HB-41 adds a subsection (4) to existing law to prohibit the discharge of firearms in residential neighborhoods that have a density of one or more dwellings per acre.
I could see how this could be construed to be a Backyard Range Ban bill, rather than an addition to existing law 790.15, but that's not the point.  The point is that if you're going to donate to a Florida gun rights group, I'd personally rather donate to one that's really in Florida, not Colorado. It's why I'm a member of Florida Carry
FLGR is not incorporated as a nonprofit Florida corporation. FLGR is registered as Florida LLC (normally a for-profit small business). Their single purpose seems to be conning you (regardless of your political party) into sending them money.
The Ammoland article alleges that FLGR is a PO Box for NAGR, which appears to be the case according to the Update section of this article in a South Florida news service.  I've given to NAGR in the past, but stopped doing so when it turned out that "nagger" was a pretty good descriptor.  They may be a decent group, but they send a begging request once a day. 

Wednesday, January 13, 2016

But Obama Said the Economy is Great!

Spent most of today and some of yesterday planning things like which insurances I'm going to keep and which ones I'm going to drop.  Along the way, I spoke with a financial planner I've been working with and find he echoes the words you've seen in other places lately, like the RBS saying "sell everything and get into cash".  Bill Bonner posted this chart and explanation:
Typically, stocks are said to be in a bear market when they fall 20% or more from their 52-week (or year) high.

By that definition, the widely watched S&P 500 Index is still a long way from being in a bear market. It is down 10% from its 52-week high last May. But as you can see from today’s chart, the average stock in the small-cap S&P 600 is down 31% from its 52-week high. And the average stock in the mid-cap S&P 400 is down 27%. Even in the large-cap S&P 500, the average stock is down by more than 22% from its 52-week high.
About the same time, you may have seen Zerohedge's somewhat alarming headline that "Nothing Is Moving," Baltic Dry Crashes As Insiders Warn "Commerce Has Come To A Halt".  Which registers a solid 7 on the Richter Pucker scale.  Not to pile on, but Canada seems to be going into a currency collapse with the loonie dropping in exchange with the dollar to the lowest level since 2003, and no end in sight.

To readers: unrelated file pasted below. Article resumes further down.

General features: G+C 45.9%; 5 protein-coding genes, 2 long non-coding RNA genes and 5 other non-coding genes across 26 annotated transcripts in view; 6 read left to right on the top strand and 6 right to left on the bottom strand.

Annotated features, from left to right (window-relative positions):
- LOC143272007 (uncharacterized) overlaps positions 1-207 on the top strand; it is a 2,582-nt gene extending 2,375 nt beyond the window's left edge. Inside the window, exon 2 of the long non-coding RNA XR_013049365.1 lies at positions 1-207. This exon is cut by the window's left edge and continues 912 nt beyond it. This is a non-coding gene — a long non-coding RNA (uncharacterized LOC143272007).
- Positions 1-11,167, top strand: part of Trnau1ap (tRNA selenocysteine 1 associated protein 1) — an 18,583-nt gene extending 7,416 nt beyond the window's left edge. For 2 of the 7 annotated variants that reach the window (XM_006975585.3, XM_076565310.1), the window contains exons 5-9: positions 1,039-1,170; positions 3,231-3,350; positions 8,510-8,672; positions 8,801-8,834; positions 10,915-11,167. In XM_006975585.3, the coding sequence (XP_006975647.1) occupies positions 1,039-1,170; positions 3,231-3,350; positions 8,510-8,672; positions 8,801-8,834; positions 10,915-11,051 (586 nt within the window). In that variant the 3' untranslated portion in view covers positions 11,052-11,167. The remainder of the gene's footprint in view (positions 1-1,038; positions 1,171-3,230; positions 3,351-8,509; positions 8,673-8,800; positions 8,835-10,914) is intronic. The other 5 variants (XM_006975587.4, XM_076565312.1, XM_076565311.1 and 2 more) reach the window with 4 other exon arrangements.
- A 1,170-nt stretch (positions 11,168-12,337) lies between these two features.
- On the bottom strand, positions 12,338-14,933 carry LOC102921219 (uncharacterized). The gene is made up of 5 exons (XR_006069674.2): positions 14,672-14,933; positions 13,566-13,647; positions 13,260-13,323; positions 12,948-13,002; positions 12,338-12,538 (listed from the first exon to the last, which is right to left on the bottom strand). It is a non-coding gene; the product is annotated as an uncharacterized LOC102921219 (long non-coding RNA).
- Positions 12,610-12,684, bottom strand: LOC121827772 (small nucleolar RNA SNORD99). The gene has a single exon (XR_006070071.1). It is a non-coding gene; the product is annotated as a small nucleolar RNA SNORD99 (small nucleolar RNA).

It's stuff like this that makes retirement hard.  Not the sleeping in; that comes pretty easily.  Certainly not the lack of meetings.  Financial planning and setting life up when the world looks like this is the hard part.  But if you're working for a living and are seeing the possibility of layoffs coming in all of this, we're in the same boat.  

Offhand, it looks like the long anticipated snap back to the mean is starting.  Since I think the world's central banks don't have a single vertebrate working for them, I expect frenzied amounts of money to be created.  "We were only kidding about that quarter point rate increase!"  

Tuesday, January 12, 2016

Techy Tuesday - Go Up, Young Man

When real estate in a city is expensive, builders go up; instead of building large one story houses, they build multistory apartment buildings that go vertical.  While society has benefited tremendously from "Moore's Law" in personal electronics for the last half century, with continually shrinking part geometries leading to continually increasing performance, virtually all of the technology has been essentially 2-dimensional.  It's even called planar.  The latest trend in semiconductor memories is to go vertical.

A couple of very big companies in memory components are Intel and Micron Technology.  I'm sure you know Intel; their processors are still the leader in the desktop PC world.  Micron might not be as familiar to you, but has been one of the top few producers of what are called "Flash memories" for quite a while.  Flash memories are found in the familiar USB stick memory modules.

For a couple of years, now, they've been fighting the shrinking geometries required to increase the memory density offered by these parts.  The last generation of parts they used were "20 nanometer geometry"; parts in which features of the transistors are that size (20 nm is 787 billionths of an inch; or 0.787 millionths of an inch).  In one direction only, X or Y, the scale was 16 nm (0.63 millionths).  The new technology uses 32 vertical layers and as a bonus, allows the scale to relax a bit.